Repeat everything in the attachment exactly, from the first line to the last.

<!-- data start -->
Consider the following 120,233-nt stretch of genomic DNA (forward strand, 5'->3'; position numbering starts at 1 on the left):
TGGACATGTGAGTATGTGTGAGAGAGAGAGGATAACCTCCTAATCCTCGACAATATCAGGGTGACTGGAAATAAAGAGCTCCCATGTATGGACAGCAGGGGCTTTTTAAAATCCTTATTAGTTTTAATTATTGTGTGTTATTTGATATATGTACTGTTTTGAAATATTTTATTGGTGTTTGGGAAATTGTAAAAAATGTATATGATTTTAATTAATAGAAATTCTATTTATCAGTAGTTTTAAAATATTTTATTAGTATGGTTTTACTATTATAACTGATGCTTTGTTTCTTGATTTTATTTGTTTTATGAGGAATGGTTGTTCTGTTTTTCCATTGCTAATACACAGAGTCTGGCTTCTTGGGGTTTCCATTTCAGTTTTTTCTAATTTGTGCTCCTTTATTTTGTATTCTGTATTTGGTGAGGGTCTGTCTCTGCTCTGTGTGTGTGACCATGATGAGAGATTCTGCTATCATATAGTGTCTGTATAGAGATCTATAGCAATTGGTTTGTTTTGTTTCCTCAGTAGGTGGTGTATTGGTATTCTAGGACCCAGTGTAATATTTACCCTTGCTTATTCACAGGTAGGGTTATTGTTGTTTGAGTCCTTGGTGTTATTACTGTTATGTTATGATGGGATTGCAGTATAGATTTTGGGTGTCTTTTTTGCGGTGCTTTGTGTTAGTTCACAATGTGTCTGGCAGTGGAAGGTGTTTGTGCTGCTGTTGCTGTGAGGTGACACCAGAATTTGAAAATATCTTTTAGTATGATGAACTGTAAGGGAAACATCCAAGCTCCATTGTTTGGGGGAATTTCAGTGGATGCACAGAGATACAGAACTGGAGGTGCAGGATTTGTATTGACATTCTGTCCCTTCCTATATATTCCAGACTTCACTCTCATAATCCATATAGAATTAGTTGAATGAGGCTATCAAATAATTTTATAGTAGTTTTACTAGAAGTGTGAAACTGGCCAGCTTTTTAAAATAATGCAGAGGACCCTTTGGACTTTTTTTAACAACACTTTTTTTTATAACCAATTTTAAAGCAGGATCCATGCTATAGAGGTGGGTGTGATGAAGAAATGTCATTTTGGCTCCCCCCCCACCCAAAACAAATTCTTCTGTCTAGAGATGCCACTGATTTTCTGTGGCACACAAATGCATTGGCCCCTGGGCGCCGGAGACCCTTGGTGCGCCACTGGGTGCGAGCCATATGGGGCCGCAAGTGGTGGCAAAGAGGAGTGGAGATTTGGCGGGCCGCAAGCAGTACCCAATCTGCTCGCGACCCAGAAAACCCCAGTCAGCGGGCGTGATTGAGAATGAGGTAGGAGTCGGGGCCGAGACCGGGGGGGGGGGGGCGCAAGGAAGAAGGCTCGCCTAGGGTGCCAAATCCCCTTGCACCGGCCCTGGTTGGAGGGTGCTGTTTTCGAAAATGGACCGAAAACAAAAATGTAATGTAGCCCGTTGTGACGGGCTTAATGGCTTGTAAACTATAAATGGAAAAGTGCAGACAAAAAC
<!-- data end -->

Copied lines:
Consider the following 120,233-nt stretch of genomic DNA (forward strand, 5'->3'; position numbering starts at 1 on the left):
TGGACATGTGAGTATGTGTGAGAGAGAGAGGATAACCTCCTAATCCTCGACAATATCAGGGTGACTGGAAATAAAGAGCTCCCATGTATGGACAGCAGGGGCTTTTTAAAATCCTTATTAGTTTTAATTATTGTGTGTTATTTGATATATGTACTGTTTTGAAATATTTTATTGGTGTTTGGGAAATTGTAAAAAATGTATATGATTTTAATTAATAGAAATTCTATTTATCAGTAGTTTTAAAATATTTTATTAGTATGGTTTTACTATTATAACTGATGCTTTGTTTCTTGATTTTATTTGTTTTATGAGGAATGGTTGTTCTGTTTTTCCATTGCTAATACACAGAGTCTGGCTTCTTGGGGTTTCCATTTCAGTTTTTTCTAATTTGTGCTCCTTTATTTTGTATTCTGTATTTGGTGAGGGTCTGTCTCTGCTCTGTGTGTGTGACCATGATGAGAGATTCTGCTATCATATAGTGTCTGTATAGAGATCTATAGCAATTGGTTTGTTTTGTTTCCTCAGTAGGTGGTGTATTGGTATTCTAGGACCCAGTGTAATATTTACCCTTGCTTATTCACAGGTAGGGTTATTGTTGTTTGAGTCCTTGGTGTTATTACTGTTATGTTATGATGGGATTGCAGTATAGATTTTGGGTGTCTTTTTTGCGGTGCTTTGTGTTAGTTCACAATGTGTCTGGCAGTGGAAGGTGTTTGTGCTGCTGTTGCTGTGAGGTGACACCAGAATTTGAAAATATCTTTTAGTATGATGAACTGTAAGGGAAACATCCAAGCTCCATTGTTTGGGGGAATTTCAGTGGATGCACAGAGATACAGAACTGGAGGTGCAGGATTTGTATTGACATTCTGTCCCTTCCTATATATTCCAGACTTCACTCTCATAATCCATATAGAATTAGTTGAATGAGGCTATCAAATAATTTTATAGTAGTTTTACTAGAAGTGTGAAACTGGCCAGCTTTTTAAAATAATGCAGAGGACCCTTTGGACTTTTTTTAACAACACTTTTTTTTATAACCAATTTTAAAGCAGGATCCATGCTATAGAGGTGGGTGTGATGAAGAAATGTCATTTTGGCTCCCCCCCCACCCAAAACAAATTCTTCTGTCTAGAGATGCCACTGATTTTCTGTGGCACACAAATGCATTGGCCCCTGGGCGCCGGAGACCCTTGGTGCGCCACTGGGTGCGAGCCATATGGGGCCGCAAGTGGTGGCAAAGAGGAGTGGAGATTTGGCGGGCCGCAAGCAGTACCCAATCTGCTCGCGACCCAGAAAACCCCAGTCAGCGGGCGTGATTGAGAATGAGGTAGGAGTCGGGGCCGAGACCGGGGGGGGGGGGGCGCAAGGAAGAAGGCTCGCCTAGGGTGCCAAATCCCCTTGCACCGGCCCTGGTTGGAGGGTGCTGTTTTCGAAAATGGACCGAAAACAAAAATGTAATGTAGCCCGTTGTGACGGGCTTAATGGCTTGTAAACTATAAATGGAAAAGTGCAGACAAAAAC